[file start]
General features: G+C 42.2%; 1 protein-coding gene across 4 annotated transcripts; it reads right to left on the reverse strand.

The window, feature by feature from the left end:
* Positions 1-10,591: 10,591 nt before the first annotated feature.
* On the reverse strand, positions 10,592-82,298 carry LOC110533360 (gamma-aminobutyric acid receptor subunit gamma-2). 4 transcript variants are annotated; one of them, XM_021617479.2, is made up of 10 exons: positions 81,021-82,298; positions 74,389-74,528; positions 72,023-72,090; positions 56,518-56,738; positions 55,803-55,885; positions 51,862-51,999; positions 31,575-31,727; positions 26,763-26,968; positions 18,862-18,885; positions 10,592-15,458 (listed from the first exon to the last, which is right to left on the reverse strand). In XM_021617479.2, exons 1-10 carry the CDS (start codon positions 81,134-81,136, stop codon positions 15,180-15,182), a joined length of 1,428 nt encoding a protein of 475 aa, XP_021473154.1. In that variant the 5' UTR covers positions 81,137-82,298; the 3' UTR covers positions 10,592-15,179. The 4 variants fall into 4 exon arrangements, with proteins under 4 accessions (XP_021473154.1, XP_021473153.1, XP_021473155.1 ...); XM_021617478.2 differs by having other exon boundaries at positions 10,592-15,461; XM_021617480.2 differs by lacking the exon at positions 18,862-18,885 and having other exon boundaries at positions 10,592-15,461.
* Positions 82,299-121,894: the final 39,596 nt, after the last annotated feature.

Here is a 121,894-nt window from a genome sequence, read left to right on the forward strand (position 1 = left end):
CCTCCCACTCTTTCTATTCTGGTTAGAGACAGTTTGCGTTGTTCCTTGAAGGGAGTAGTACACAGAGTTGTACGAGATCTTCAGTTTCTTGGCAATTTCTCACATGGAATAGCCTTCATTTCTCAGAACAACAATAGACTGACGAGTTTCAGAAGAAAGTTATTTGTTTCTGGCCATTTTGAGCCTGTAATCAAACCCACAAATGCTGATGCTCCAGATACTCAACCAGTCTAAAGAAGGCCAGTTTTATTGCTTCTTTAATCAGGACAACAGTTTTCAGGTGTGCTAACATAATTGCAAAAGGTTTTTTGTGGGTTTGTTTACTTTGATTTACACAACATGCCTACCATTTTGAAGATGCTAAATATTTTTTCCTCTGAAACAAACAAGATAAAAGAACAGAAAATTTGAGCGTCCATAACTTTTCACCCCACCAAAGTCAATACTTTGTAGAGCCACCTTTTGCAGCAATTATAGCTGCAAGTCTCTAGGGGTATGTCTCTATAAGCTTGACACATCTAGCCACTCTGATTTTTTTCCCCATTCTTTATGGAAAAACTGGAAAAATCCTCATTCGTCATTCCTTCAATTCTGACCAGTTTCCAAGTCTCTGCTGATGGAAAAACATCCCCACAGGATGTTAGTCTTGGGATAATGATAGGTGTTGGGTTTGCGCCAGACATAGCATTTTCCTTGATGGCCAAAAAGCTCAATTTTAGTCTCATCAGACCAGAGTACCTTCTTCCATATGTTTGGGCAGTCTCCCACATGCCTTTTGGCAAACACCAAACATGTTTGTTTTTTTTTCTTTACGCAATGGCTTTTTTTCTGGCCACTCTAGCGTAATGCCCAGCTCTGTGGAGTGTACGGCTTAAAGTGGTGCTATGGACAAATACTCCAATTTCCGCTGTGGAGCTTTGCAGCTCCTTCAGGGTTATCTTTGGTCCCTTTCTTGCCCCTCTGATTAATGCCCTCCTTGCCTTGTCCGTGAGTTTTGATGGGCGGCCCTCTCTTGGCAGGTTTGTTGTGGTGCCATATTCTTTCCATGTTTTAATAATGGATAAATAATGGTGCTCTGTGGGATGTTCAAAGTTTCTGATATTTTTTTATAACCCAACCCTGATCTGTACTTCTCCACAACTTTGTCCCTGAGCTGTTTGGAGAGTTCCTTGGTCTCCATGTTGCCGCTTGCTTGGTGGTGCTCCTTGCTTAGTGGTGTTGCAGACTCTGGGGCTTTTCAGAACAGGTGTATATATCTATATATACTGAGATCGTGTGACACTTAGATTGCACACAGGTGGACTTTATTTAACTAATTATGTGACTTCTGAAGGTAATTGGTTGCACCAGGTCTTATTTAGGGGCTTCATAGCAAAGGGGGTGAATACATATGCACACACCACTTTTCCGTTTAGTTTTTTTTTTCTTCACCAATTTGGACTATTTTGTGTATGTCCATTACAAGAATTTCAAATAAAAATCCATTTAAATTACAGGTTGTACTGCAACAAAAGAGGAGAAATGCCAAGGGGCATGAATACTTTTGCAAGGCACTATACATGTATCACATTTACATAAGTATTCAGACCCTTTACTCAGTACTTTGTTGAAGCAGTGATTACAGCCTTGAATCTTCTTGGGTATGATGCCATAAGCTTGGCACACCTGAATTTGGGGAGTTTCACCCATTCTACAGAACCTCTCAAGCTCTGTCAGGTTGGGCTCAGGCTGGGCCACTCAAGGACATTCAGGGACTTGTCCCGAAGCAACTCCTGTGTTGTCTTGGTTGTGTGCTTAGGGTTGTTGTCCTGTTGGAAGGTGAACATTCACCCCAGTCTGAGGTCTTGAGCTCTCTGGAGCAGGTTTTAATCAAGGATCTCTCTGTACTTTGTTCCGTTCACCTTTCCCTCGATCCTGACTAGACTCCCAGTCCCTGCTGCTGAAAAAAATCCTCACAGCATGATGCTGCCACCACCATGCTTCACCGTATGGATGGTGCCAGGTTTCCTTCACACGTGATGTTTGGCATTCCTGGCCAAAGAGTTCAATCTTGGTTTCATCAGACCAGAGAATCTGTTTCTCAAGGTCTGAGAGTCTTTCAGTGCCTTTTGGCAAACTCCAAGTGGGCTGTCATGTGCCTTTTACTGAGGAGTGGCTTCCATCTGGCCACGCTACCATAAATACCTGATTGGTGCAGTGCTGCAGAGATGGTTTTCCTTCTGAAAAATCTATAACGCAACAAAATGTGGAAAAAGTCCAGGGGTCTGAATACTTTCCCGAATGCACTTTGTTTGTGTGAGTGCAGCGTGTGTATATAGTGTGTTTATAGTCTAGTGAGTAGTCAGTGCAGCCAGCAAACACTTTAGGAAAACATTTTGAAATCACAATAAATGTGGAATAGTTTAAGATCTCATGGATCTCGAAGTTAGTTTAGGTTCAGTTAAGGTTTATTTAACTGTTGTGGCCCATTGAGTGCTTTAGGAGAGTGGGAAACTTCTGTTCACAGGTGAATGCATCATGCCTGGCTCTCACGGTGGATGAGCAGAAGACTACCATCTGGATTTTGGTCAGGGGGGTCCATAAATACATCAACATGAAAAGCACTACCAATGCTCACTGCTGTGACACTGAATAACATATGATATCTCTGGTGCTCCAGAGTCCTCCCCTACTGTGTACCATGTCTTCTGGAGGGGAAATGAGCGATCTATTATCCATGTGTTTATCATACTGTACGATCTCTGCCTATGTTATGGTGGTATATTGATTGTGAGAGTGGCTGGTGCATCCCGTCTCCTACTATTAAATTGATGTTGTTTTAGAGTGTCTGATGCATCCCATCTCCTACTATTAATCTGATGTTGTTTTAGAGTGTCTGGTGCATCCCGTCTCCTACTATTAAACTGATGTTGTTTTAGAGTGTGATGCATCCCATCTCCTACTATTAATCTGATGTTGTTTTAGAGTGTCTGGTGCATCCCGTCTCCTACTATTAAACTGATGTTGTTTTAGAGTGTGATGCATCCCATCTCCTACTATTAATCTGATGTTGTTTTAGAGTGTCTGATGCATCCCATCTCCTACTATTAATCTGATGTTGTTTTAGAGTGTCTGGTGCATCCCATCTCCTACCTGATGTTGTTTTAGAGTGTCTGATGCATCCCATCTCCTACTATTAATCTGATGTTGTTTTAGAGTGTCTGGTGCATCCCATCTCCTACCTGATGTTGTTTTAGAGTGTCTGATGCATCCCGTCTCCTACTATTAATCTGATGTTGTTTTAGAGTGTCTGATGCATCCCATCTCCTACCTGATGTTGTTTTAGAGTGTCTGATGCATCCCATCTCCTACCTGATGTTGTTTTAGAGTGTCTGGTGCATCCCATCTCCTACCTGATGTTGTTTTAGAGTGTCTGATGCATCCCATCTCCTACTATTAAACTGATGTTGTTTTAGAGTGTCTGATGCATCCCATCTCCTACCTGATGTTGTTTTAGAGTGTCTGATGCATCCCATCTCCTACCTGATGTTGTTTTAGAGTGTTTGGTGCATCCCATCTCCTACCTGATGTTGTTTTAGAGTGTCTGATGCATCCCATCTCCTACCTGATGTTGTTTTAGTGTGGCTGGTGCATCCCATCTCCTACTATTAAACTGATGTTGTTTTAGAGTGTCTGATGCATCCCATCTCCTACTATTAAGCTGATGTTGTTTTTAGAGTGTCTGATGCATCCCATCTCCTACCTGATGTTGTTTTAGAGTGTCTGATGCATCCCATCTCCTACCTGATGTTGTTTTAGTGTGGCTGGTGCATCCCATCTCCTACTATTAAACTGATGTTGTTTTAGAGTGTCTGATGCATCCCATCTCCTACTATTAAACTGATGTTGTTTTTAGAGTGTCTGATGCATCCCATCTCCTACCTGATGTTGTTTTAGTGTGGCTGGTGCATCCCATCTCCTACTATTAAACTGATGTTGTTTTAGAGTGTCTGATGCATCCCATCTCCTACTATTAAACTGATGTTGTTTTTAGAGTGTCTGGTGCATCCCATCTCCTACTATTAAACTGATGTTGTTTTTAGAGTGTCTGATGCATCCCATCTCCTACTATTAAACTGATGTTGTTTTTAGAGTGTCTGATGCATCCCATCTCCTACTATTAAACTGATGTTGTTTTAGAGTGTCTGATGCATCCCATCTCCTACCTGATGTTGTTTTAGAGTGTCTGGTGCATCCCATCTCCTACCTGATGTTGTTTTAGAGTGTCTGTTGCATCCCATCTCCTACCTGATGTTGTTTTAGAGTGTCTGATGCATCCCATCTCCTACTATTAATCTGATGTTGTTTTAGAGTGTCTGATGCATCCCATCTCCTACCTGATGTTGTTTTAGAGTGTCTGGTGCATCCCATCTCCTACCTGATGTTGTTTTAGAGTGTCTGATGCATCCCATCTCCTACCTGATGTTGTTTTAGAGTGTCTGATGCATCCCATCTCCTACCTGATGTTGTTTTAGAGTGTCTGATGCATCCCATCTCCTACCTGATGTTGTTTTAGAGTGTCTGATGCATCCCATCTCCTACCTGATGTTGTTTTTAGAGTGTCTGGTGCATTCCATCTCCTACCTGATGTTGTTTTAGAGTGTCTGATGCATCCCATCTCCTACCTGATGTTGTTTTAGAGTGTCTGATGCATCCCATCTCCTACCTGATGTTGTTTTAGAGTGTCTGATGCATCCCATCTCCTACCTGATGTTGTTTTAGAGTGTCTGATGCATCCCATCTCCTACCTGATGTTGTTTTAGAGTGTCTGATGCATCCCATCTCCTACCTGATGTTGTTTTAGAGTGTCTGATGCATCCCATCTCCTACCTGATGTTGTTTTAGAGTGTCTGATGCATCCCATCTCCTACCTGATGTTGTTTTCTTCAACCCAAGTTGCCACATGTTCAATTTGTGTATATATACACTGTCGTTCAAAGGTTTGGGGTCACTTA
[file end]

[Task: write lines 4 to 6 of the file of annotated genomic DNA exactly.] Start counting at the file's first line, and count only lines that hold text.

* On the reverse strand, positions 10,592-82,298 carry LOC110533360 (gamma-aminobutyric acid receptor subunit gamma-2). 4 transcript variants are annotated; one of them, XM_021617479.2, is made up of 10 exons: positions 81,021-82,298; positions 74,389-74,528; positions 72,023-72,090; positions 56,518-56,738; positions 55,803-55,885; positions 51,862-51,999; positions 31,575-31,727; positions 26,763-26,968; positions 18,862-18,885; positions 10,592-15,458 (listed from the first exon to the last, which is right to left on the reverse strand). In XM_021617479.2, exons 1-10 carry the CDS (start codon positions 81,134-81,136, stop codon positions 15,180-15,182), a joined length of 1,428 nt encoding a protein of 475 aa, XP_021473154.1. In that variant the 5' UTR covers positions 81,137-82,298; the 3' UTR covers positions 10,592-15,179. The 4 variants fall into 4 exon arrangements, with proteins under 4 accessions (XP_021473154.1, XP_021473153.1, XP_021473155.1 ...); XM_021617478.2 differs by having other exon boundaries at positions 10,592-15,461; XM_021617480.2 differs by lacking the exon at positions 18,862-18,885 and having other exon boundaries at positions 10,592-15,461.
* Positions 82,299-121,894: the final 39,596 nt, after the last annotated feature.

Here is a 121,894-nt window from a genome sequence, read left to right on the forward strand (position 1 = left end):